The boat Tiri, once the beating heart of Radio Hauraki and the centre of a political and media storm of the swinging sixties. Photo / NZME

The Closure of TV3: A Larger Loss for Places Like Ours

The boat Tiri, once the beating heart of Radio Hauraki and the centre of a political and media storm of the swinging sixties. Photo / NZME

In the mid-1960s, Radio Hauraki became a symbol of media independence and defiance against state-controlled broadcasting in New Zealand. Moored off the shores of Great Barrier Island, the Tiri (and later Tiri II) served as the pirate ship from which Hauraki broadcasted, challenging the government’s monopoly on the airwaves. This rebellious act not only provided New Zealanders with an alternative source of music and news but also embodied the spirit of free speech and innovation.

Fast forward 20 years from Radio Hauraki’s maritime defiance, TV3 emerged, carrying the torch of independence into the realm of television broadcasting. TV3’s inception and operations resonated with the same fight for an independent voice in a media landscape dominated by state-owned entities. TV3’s role extended beyond just another TV channel—it was part of a broader narrative of media freedom and diversity in New Zealand.

On Great Barrier Island, and similar remote communities, TV3’s significance transcended entertainment. It was a bridge to the mainland and the wider world, offering a platform for local stories and perspectives to reach a national audience. The Hui’s coverage of Aotea as recently as last year is a prime example, but TV3 has always come to Aotea, The Chathams, Rakiura, highlighting local issues and achievements, thereby enriching the national discourse with voices from our outlying islands.

In an age where digital connectivity (which arguably killed TV3) is heralded as the great equalizer, the reality, especially in remote areas, tells a different story. The advent of technologies like Starlink is indeed transformative, offering unprecedented internet speeds that promise to shrink distances. Yet, for many among us, particularly the elderly and those on limited incomes, these advancements remain out of reach. The evening news broadcast was more than a routine; it was a daily ritual of connection and community. Certainly, TVNZ was there, but it felt like the government’s voice. 3 National News, was Kiwis talking directly to Kiwis.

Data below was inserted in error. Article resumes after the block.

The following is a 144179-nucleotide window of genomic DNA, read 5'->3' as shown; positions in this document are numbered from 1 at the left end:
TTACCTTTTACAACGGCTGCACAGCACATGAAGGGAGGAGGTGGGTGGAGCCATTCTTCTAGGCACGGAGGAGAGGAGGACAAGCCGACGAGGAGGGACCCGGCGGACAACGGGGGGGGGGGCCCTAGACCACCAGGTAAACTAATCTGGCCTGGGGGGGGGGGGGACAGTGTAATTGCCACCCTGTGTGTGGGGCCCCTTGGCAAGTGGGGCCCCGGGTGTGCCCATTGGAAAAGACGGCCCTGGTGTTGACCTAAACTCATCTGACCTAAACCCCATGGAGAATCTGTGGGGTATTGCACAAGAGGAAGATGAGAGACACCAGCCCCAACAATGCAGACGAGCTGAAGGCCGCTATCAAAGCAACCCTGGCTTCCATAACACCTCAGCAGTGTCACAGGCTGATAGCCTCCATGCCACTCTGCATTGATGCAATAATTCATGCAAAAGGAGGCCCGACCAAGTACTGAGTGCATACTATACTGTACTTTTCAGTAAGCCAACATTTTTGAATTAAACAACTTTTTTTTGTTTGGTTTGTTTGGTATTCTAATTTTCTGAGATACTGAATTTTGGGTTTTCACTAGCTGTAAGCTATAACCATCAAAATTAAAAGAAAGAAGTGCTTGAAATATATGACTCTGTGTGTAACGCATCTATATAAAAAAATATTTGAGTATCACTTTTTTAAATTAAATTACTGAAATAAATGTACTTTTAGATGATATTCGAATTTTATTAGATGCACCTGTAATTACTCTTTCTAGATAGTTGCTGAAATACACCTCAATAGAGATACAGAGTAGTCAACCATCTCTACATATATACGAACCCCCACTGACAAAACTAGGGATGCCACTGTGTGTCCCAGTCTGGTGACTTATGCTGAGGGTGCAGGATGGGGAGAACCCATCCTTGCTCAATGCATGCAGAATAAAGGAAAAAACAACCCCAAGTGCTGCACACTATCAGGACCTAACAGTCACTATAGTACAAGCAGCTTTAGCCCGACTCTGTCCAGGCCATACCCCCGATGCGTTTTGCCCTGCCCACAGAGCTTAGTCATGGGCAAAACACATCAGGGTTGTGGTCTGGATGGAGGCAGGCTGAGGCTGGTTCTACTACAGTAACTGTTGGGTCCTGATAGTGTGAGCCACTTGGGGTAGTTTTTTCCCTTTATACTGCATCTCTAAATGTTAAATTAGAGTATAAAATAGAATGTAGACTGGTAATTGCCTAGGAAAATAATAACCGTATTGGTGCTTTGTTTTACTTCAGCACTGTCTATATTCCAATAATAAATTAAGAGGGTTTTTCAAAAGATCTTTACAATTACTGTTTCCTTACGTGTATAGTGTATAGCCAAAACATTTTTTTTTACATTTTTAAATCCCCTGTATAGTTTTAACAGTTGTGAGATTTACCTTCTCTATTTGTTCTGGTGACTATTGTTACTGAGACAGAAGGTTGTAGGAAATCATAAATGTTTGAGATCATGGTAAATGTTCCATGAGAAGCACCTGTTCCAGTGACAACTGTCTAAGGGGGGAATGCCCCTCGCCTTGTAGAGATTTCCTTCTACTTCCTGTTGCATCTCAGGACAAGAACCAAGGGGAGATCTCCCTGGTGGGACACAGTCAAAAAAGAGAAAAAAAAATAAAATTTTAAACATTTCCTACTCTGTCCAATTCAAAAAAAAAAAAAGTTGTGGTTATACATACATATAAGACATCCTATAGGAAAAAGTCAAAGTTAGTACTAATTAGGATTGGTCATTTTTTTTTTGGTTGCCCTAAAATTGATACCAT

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Pa Beach Cafe, 82 Blackwell Drive, Tryphena, Great Barrier Island (Aotea)

The presence of media outlets like TV3 is maybe taken for granted. Among our community, where conspiracy theorists often paint the media as a puppet of the elite, this shutdown poses a stark counterpoint. It prompts a critical question: If mainstream media like TV3 were truly instruments of elite control, why would it be allowed to close? I wonder if the abrupt departure of such a familiar fixture might prove the age-old adage ‘You’ll miss us when we’re gone’.

Newshub’s connection to Aotea wasn’t just Mike McRoberts and Sam Hayes’ station promos on Aotea FM; it was their independent, battling spirit, and their role in linking our island to the outside world. Photo / Warner Bros. Discovery

These executives’ decisions aren’t just affecting a reduction of media diversity; they increase isolation of New Zealand’s remote communities. The importance of maintaining diverse channels of information and connection cannot be understated, especially in areas where options are already few. Perhaps that has little sway in the boardrooms and beltways of Wellington, but television is a window to the world.

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Pa Beach Cafe, 82 Blackwell Drive, Tryphena, Great Barrier Island (Aotea)

At home we have AoteaFM and things are looking brighter when it comes to supporting the connectivity of our community. Initiatives like the launch of a new community newsletter are steps in the right direction, offering hope that local journalism can thrive and continue to tell our stories. Yet, the challenge to ensure that we can still see beyond our shores while making sure others see and hear us too, just got tougher.

The closure of TV3 News starkly highlights that the battle for independent broadcasting, initiated by Radio Hauraki’s pioneering defiance, is far from over. It reminds us that the fight for a media landscape where every voice can be heard, every story shared, and every perspective valued, is ongoing. Without active backing, we’ve now seen those independent voices can vanish, almost as quickly as they arrive.

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Pa Beach Cafe, 82 Blackwell Drive, Tryphena, Great Barrier Island (Aotea)
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